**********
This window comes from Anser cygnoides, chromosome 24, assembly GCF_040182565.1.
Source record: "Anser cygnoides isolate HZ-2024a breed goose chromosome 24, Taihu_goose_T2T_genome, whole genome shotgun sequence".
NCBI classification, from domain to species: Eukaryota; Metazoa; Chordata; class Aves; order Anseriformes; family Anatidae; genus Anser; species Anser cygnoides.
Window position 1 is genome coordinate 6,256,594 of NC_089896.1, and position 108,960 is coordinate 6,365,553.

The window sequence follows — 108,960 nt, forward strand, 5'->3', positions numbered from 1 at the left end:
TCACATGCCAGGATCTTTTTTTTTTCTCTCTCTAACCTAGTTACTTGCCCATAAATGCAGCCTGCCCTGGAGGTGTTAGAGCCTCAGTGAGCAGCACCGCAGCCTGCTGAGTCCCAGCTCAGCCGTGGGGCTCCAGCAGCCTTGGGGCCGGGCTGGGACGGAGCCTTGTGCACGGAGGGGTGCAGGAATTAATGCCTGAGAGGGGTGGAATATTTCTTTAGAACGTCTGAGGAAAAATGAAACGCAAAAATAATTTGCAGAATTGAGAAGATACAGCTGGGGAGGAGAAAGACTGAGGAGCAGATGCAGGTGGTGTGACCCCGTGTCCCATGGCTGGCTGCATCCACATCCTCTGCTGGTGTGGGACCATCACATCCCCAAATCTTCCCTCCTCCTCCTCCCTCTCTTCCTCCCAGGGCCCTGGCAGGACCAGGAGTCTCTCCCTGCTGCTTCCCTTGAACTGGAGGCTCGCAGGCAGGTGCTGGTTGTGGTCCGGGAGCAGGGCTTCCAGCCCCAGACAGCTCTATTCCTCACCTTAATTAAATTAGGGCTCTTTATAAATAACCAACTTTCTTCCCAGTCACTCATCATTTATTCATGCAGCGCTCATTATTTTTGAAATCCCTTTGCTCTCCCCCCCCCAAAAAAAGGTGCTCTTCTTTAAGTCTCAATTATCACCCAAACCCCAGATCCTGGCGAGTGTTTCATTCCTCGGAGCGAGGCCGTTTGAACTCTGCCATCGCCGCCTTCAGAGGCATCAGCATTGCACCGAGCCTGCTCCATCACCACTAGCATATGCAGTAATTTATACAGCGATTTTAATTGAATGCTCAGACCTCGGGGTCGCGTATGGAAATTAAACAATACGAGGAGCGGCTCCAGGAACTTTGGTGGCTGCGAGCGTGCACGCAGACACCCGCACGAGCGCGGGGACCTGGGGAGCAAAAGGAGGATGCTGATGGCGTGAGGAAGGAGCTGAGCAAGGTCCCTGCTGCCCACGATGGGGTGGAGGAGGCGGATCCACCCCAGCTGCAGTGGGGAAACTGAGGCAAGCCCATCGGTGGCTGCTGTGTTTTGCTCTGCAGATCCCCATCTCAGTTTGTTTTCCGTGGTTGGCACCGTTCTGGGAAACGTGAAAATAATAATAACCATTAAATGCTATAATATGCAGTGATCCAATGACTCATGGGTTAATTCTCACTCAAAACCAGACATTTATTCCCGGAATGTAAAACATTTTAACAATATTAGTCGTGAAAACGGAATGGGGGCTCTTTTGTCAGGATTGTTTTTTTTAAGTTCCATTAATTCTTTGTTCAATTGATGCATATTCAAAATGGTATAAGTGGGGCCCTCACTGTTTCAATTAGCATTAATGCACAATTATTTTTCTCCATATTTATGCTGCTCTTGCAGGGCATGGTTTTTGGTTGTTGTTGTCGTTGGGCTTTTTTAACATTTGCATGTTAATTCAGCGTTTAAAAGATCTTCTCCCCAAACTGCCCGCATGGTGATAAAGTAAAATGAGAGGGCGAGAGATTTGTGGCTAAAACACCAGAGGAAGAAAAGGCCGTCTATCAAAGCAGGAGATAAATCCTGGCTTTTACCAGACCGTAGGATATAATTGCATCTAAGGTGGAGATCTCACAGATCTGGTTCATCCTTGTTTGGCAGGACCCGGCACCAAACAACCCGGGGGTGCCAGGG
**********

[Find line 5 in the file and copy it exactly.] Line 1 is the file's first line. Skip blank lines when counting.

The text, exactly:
The window sequence follows — 108,960 nt, forward strand, 5'->3', positions numbered from 1 at the left end: